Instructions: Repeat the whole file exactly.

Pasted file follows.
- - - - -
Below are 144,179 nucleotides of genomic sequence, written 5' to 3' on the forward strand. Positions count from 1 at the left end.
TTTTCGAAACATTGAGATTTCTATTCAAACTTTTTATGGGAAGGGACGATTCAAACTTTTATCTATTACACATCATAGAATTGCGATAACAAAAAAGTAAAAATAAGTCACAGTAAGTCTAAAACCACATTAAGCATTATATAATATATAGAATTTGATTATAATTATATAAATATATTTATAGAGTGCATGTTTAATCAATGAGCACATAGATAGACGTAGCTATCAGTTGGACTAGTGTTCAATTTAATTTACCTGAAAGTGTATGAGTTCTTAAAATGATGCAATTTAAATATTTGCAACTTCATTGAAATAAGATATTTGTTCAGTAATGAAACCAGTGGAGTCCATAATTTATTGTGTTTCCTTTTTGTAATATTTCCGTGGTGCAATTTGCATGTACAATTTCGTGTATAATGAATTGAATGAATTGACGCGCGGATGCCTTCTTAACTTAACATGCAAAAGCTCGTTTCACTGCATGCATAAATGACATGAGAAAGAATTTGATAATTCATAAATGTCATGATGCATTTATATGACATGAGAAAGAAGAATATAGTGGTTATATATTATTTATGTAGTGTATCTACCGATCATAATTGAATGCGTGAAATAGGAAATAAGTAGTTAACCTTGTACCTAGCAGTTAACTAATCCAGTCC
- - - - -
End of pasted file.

Below are 144,179 nucleotides of genomic sequence, written 5' to 3' on the forward strand. Positions count from 1 at the left end.
TTTTCGAAACATTGAGATTTCTATTCAAACTTTTTATGGGAAGGGACGATTCAAACTTTTATCTATTACACATCATAGAATTGCGATAACAAAAAAGTAAAAATAAGTCACAGTAAGTCTAAAACCACATTAAGCATTATATAATATATAGAATTTGATTATAATTATATAAATATATTTATAGAGTGCATGTTTAATCAATGAGCACATAGATAGACGTAGCTATCAGTTGGACTAGTGTTCAATTTAATTTACCTGAAAGTGTATGAGTTCTTAAAATGATGCAATTTAAATATTTGCAACTTCATTGAAATAAGATATTTGTTCAGTAATGAAACCAGTGGAGTCCATAATTTATTGTGTTTCCTTTTTGTAATATTTCCGTGGTGCAATTTGCATGTACAATTTCGTGTATAATGAATTGAATGAATTGACGCGCGGATGCCTTCTTAACTTAACATGCAAAAGCTCGTTTCACTGCATGCATAAATGACATGAGAAAGAATTTGATAATTCATAAATGTCATGATGCATTTATATGACATGAGAAAGAAGAATATAGTGGTTATATATTATTTATGTAGTGTATCTACCGATCATAATTGAATGCGTGAAATAGGAAATAAGTAGTTAACCTTGTACCTAGCAGTTAACTAATCCAGTCC